• Unlike stack, a heap isn't threadsafe and needs to be guarded by properly synchronizing the code.

4. Example

Based on what we've learned so far, let's analyze a simple Java code to assess how to manage memory here:

class Person {
    int id;
    String name;

    public Person(int id, String name) {
        this.id = id;
        this.name = name;
    }
}

public class PersonBuilder {
    private static Person buildPerson(int id, String name) {
        return new Person(id, name);
    }

    public static void main(String[] args) {
        int id = 23;
        String name = "John";
        Person person = null;
        person = buildPerson(id, name);
    }
}

Let's analyze this step-by-step:

  1. When we enter the main() method, a space in stack memory is created to store primitives and references of this method.
    • Stack memory directly stores the primitive value of integer id.
    • The reference variable person of type Person will also be created in stack memory, which will point to the actual object in the heap.
  2. The call to the parameterized constructor Person(int, String) from main() will allocate further memory on top of the previous stack. This will store:
    • The this object reference of the calling object in stack memory
    • The primitive value id in the stack memory
    • The reference variable of String argument name, which will point to the actual string from string pool in heap memory
  3. The main method is further calling the buildPerson() static method, for which further allocation will take place in stack memory on top of the previous one. This will again store variables in the manner described above.
  4. However, heap memory will store all instance variables for the newly created object person of type Person.

Let's look at this allocation in the diagram below:

5. Summary

Before we conclude this article, let's quickly summarize the differences between the Stack Memory and the Heap Space:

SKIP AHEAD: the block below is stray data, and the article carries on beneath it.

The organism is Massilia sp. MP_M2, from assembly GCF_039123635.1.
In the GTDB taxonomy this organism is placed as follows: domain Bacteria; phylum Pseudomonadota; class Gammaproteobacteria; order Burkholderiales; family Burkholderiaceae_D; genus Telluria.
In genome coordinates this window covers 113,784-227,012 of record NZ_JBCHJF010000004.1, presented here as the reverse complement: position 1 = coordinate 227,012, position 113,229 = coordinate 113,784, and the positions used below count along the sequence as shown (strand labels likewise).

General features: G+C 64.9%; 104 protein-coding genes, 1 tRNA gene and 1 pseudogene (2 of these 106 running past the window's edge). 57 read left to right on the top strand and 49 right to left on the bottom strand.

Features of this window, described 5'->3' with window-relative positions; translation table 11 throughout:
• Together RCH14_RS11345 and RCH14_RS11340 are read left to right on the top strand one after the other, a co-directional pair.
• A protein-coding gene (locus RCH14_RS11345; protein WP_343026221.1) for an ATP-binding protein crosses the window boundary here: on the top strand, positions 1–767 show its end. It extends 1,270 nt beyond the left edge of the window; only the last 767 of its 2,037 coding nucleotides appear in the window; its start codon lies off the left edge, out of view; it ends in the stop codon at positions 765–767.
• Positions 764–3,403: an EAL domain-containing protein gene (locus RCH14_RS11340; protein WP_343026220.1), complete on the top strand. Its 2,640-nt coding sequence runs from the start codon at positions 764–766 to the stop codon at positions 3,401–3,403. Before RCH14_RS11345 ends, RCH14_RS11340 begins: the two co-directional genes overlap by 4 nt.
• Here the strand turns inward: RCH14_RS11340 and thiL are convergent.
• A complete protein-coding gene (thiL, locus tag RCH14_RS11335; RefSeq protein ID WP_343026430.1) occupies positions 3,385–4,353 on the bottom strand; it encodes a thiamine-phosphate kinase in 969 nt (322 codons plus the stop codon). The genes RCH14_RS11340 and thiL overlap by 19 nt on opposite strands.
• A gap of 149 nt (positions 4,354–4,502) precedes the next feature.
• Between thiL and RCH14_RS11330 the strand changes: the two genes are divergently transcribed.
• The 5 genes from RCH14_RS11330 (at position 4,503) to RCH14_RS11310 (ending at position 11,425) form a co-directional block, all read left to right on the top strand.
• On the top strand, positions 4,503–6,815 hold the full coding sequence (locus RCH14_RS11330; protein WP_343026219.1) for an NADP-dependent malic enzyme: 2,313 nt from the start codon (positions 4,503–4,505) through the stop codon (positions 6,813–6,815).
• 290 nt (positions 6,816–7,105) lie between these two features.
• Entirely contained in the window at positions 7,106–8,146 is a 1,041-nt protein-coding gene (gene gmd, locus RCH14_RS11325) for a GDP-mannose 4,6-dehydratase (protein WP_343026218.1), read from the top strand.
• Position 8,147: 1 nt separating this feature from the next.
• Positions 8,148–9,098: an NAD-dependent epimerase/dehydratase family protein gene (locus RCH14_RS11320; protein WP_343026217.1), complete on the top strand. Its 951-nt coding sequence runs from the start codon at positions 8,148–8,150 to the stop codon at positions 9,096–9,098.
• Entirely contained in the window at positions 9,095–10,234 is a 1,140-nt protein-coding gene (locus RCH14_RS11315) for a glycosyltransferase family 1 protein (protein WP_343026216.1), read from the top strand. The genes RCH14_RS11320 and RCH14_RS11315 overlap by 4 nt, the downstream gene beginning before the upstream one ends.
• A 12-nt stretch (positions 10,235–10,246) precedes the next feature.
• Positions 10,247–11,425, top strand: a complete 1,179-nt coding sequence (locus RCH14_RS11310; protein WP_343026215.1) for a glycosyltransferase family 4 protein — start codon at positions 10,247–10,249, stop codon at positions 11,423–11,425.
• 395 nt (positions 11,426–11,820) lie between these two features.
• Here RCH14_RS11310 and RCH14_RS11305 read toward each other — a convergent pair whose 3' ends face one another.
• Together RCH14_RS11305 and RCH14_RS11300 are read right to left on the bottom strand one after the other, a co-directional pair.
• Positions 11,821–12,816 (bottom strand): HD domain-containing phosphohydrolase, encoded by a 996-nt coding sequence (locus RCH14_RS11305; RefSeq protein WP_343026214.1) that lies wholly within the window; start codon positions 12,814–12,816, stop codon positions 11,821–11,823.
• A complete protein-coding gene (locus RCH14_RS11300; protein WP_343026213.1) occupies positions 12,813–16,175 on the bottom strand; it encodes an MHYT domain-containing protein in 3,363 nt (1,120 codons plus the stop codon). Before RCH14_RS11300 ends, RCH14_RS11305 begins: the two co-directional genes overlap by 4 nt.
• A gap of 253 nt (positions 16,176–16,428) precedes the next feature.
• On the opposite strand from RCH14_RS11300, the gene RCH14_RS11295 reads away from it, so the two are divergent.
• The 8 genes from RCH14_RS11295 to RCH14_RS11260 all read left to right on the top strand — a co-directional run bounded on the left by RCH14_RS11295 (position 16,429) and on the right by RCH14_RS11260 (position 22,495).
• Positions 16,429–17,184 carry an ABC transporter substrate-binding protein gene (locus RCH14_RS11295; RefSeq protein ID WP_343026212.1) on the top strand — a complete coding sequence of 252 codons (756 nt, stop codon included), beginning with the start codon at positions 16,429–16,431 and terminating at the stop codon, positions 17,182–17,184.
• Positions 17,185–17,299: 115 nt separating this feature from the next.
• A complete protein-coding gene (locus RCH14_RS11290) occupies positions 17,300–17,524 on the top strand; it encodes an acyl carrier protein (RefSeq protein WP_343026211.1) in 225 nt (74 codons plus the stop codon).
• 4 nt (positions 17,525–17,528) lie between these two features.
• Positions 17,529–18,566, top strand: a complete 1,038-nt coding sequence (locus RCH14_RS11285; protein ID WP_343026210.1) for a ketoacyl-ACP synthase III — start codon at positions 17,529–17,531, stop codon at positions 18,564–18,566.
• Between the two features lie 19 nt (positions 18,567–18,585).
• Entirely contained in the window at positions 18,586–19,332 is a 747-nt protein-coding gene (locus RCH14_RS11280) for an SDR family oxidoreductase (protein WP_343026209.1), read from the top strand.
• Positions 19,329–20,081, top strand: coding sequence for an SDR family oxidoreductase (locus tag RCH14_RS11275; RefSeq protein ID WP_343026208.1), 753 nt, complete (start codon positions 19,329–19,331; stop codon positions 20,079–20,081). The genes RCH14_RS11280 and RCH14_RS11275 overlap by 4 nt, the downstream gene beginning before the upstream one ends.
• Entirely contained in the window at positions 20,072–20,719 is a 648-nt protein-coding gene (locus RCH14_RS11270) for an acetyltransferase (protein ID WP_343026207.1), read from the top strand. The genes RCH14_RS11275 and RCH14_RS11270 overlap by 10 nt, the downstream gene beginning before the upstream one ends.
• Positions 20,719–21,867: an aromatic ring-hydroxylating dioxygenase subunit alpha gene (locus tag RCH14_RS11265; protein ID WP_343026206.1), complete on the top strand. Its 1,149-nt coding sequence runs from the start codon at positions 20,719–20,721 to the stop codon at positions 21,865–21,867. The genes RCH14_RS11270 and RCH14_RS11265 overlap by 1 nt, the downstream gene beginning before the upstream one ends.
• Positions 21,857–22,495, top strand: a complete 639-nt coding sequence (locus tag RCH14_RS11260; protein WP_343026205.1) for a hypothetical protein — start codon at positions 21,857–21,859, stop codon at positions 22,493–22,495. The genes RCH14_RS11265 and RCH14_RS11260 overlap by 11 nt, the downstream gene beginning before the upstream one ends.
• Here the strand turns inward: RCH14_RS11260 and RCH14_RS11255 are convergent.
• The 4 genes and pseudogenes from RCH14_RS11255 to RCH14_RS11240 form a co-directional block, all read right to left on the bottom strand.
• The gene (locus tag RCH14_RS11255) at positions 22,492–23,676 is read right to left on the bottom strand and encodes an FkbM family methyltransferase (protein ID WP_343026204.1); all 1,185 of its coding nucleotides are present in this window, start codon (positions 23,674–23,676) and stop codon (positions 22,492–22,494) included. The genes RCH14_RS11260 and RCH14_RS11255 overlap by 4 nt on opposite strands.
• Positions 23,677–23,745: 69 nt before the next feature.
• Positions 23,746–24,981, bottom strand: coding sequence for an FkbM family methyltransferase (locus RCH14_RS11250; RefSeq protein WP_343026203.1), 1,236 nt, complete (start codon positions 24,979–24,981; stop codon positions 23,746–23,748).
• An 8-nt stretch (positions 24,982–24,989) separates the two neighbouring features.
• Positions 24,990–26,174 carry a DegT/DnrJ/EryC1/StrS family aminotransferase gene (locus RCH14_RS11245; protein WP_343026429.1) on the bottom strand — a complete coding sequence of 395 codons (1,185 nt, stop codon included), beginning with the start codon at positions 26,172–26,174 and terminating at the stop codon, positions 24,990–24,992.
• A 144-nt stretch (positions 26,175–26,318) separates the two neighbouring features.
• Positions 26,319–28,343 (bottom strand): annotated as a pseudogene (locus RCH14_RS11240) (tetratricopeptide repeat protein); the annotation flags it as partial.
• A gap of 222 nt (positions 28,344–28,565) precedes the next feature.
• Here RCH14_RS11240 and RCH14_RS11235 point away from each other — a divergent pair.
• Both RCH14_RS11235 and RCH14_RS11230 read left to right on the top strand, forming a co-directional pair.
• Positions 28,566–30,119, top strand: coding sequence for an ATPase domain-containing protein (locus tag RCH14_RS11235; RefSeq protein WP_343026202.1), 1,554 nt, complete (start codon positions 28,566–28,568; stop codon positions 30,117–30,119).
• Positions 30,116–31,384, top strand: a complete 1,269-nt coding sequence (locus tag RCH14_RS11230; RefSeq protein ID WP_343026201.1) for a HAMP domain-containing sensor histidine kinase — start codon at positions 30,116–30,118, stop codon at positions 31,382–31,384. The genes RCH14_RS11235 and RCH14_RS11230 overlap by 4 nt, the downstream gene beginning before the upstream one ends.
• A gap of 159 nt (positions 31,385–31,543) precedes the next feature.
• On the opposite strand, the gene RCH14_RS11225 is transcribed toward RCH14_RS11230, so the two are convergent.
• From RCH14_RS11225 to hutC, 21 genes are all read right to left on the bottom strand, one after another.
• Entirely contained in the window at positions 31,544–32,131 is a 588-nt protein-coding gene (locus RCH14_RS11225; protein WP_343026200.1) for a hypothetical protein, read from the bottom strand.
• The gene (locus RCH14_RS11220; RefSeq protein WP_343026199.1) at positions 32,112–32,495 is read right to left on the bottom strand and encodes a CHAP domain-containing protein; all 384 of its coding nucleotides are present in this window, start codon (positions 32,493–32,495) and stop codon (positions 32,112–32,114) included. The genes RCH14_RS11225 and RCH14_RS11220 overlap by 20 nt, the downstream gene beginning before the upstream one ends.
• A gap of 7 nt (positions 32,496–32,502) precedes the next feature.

Parameter Stack Memory Heap Space
Application Stack is used in parts, one at a time during execution of a thread The entire application uses Heap space during runtime
Size Stack has size limits depending upon OS, and is usually smaller than Heap There is no size limit on Heap
Storage Stores only primitive variables and references to objects that are created in Heap Space All the newly created objects are stored here
Order It's accessed using Last-in First-out (LIFO) memory allocation system This memory is accessed via complex memory management techniques that include Young Generation, Old or Tenured Generation, and Permanent Generation.
Life Stack memory only exists as long as the current method is running Heap space exists as long as the application runs
Efficiency Much faster to allocate when compared to heap Slower to allocate when compared to stack
Allocation/Deallocation This Memory is automatically allocated and deallocated when a method is called and returned, respectively Heap space is allocated when new objects are created and deallocated by Gargabe Collector when they're no longer referenced

6. Conclusion

Stack and heap are two ways in which Java allocates memory. In this article, we learned how they work, and when to use them for developing better Java programs.

To learn more about Memory Management in Java, have a look at this article here. We also touched on the JVM Garbage Collector, which is discussed briefly over in this article.